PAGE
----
Thanks, Shelli, for hosting this leg of the tour. Shelli asked me to talk about marketing my books. In particular, she asked what the differences were between marketing nonfiction books for a small niche and the type of marketing needed for fiction.
Whew! What a great question.
For me, the principals of marketing are the same, whether you are marketing a small educational title to a specific niche, a children’s nonfiction advice book, or even a mainstream trade novel. These principles include:
· Know Your Market: Regardless of whether you are marketing a novel for teens of a nonfiction book for educators, you MUST know your market. Not only who may read your book, but the specifics about what your particular audience may be looking for from your book. Wonder the bookstores, picture exactly where your book fits on the shelf. Ask your specific audience what they are hungry for – what kinds of things are possibly missing from the market right now.
In addition to knowing your primary market, know your secondary and tertiary markets as well. While these are certainly easier to identify in nonfiction, they exist in fiction as well. With YA for example, your primary market may be Teens, with a secondary market of adults interested in YA novels, and a tertiary market of both teachers who teach stories like yours, and writers who write similar genres.
· Treat Marketing As A Business: The publishing industry has changed substantially, whether we want it to have changed or not. Being a career author means more than just writing stories and having your agent and publisher do the majority of the business side of things. You must take an active role in building a platform and marketing the book.
Authors of Nonfiction genres are typically used to this. Fiction authors are learning – quickly.It is important with this business model change to treat the business aspects of writing as that – a BUSINESS. This means developing a strategic plan to both build platform and market the book. Set goals – monthly and more long term. Figure out how you want to proceed with your career – how you will connect with your readers.
Yes, if you are a fiction author with a larger publisher behind you, much of this planning will be done by others. But I feel strongly that you must take ownership for this as well. After all – it is YOUR career.
· Focus on Connections: Marketing your work is NOT about selling in the more derogatory, used salesman sense of the word. It is, however, about making connections to your readership. Find ways to bring content of value to your readers and they will thank you for it. Not only that, but they will come back over and over to see what else you have to say. If you only focus on sales, you will not only miss vital opportunities to develop relationships with your readers, but you will typically come off as disingenuous – something guaranteed to drive away your readers.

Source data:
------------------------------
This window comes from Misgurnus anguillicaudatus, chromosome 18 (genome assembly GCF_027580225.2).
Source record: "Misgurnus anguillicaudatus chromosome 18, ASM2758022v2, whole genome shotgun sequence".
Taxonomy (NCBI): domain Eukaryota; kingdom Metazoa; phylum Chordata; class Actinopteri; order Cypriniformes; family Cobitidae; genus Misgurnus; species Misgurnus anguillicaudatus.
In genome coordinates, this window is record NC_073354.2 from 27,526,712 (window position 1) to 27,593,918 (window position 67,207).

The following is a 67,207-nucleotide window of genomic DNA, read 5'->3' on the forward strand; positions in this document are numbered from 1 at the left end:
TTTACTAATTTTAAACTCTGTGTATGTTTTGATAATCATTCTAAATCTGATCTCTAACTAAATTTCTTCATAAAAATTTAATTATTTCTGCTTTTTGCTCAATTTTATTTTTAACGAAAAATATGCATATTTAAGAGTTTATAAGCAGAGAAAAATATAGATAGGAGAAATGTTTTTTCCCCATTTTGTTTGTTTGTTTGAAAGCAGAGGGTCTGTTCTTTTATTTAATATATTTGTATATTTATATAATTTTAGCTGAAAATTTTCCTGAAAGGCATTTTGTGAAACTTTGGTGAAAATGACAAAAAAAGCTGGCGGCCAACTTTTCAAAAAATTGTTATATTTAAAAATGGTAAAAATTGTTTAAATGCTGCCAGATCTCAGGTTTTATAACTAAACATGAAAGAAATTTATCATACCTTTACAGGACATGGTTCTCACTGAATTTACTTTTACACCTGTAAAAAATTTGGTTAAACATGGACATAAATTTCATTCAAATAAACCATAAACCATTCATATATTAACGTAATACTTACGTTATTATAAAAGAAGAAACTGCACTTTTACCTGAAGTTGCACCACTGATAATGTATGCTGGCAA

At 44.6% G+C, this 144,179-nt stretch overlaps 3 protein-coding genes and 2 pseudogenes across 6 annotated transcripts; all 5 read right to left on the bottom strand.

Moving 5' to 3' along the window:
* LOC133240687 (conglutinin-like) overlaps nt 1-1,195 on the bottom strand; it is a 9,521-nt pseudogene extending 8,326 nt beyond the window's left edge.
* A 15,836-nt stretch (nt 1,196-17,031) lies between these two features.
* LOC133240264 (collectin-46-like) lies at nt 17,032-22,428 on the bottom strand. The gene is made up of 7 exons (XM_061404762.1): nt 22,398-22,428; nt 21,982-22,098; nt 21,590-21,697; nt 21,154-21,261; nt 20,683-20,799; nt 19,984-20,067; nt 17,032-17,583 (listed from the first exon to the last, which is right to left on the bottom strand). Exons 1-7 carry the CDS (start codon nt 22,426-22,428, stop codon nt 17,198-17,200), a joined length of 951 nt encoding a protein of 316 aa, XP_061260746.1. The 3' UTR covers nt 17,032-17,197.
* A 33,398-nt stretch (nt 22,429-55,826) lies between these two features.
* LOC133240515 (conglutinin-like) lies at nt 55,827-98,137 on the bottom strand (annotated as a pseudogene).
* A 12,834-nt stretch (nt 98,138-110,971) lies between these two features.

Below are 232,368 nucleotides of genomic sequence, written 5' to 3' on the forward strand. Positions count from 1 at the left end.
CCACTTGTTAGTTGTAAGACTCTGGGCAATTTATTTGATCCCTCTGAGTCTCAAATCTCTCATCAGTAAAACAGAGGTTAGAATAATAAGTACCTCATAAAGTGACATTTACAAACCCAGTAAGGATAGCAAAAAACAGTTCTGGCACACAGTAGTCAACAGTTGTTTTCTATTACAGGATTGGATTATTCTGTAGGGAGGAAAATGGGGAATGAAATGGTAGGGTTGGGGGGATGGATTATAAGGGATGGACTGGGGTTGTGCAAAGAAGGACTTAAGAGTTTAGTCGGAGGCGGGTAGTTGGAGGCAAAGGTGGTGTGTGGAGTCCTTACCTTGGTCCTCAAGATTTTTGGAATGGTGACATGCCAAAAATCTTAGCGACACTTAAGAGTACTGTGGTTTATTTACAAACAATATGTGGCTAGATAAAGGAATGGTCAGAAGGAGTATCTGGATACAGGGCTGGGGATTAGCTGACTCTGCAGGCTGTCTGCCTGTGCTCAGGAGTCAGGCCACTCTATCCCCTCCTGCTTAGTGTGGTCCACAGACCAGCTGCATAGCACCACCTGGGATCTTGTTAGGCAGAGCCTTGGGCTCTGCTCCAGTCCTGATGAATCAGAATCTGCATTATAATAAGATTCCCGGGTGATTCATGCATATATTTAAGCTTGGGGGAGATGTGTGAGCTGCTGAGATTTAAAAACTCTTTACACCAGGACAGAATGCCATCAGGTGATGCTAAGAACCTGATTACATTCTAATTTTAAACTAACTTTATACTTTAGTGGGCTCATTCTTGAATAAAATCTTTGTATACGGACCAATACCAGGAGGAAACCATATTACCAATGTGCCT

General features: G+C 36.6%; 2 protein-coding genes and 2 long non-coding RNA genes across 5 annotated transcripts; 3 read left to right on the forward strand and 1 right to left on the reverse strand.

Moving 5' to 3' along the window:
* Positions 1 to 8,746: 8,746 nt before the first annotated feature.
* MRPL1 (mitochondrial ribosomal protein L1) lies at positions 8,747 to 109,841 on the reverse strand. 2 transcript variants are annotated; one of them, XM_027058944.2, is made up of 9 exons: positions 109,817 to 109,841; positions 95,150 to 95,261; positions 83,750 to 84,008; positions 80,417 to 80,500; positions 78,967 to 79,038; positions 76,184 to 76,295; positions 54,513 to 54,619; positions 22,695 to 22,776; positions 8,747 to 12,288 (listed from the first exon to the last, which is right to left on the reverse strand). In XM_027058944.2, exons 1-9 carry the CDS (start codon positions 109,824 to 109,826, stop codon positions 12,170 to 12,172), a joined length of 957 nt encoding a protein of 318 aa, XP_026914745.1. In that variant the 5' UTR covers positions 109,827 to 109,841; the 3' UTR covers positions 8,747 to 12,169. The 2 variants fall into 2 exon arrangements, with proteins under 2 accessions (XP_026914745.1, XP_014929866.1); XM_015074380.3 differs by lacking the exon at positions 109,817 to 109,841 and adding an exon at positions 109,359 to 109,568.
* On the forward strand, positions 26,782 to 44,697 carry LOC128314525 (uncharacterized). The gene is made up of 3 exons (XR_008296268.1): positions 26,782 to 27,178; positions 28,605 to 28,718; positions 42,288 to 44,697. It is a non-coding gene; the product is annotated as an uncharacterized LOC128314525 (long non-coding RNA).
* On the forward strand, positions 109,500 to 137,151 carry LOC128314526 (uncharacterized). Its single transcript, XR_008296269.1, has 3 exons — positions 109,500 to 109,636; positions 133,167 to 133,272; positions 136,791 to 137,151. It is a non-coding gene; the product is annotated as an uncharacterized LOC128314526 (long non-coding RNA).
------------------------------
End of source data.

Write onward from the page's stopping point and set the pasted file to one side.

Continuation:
These principles are vital to marketing any book – fiction or nonfiction; widely distributed or sold on a small scale. While the principles are the same, some of the nuances of these principles are unique.
With my nonfiction books, for example, connecting with readers has proven most successful using a combination of virtual chats (twitter, secondlife, online forums) and real life events (conferences and book chats). Book signing are not generally effective as most of my readers do not come to them. Panel discussions would be effective, I believe. But the niche these books serve have not used such events widely, so finding venues is difficult.
With fiction, connecting with readers takes on a whole different meaning. Panel discussions, live events and virtual Q&A’s are very effective ways to connect with readers. Offering exclusive content is another fantastic way to bring value and connect to fiction readers – things like exclusive short shorts stemming from the characters of the book, or bookish swag that brings fresh content to readers (the postcards from Cassandra Clare are a great example of this).
Connecting with fiction readers can also mean using media in unique ways – more unique than is typically appropriate from some NF genres. Beth Revis’ interactive blueprint of the ship from Across the Universe, Ric Riordan’s 39 Clues online material, and Gossip Girls use of virtual worlds frequented by teens to market the series are prime examples of finding unique ways to connect with readers. Annotated picture books are another example of bringing exclusive content to readers.
Overall, marketing fiction can be a bigger challenge to the author. It can be difficult to set yourself apart from every other author in a way that positions you well in the market place. Challenging yes, but not impossible.
For me, the key is to start with the end product – the book. Make it the very best product you can. Then follow the principles listed above, applied to your specific market. Be creative. Find new ways to bring fresh, value-added content to your readers. And treat it all as a business – your business.
- Emotional Intensity in Gifted Students (October 1, 2010, Prufrock Press)
- 101 Success Secrets for Gifted Kids (May 1, 2011, Prufrock Press)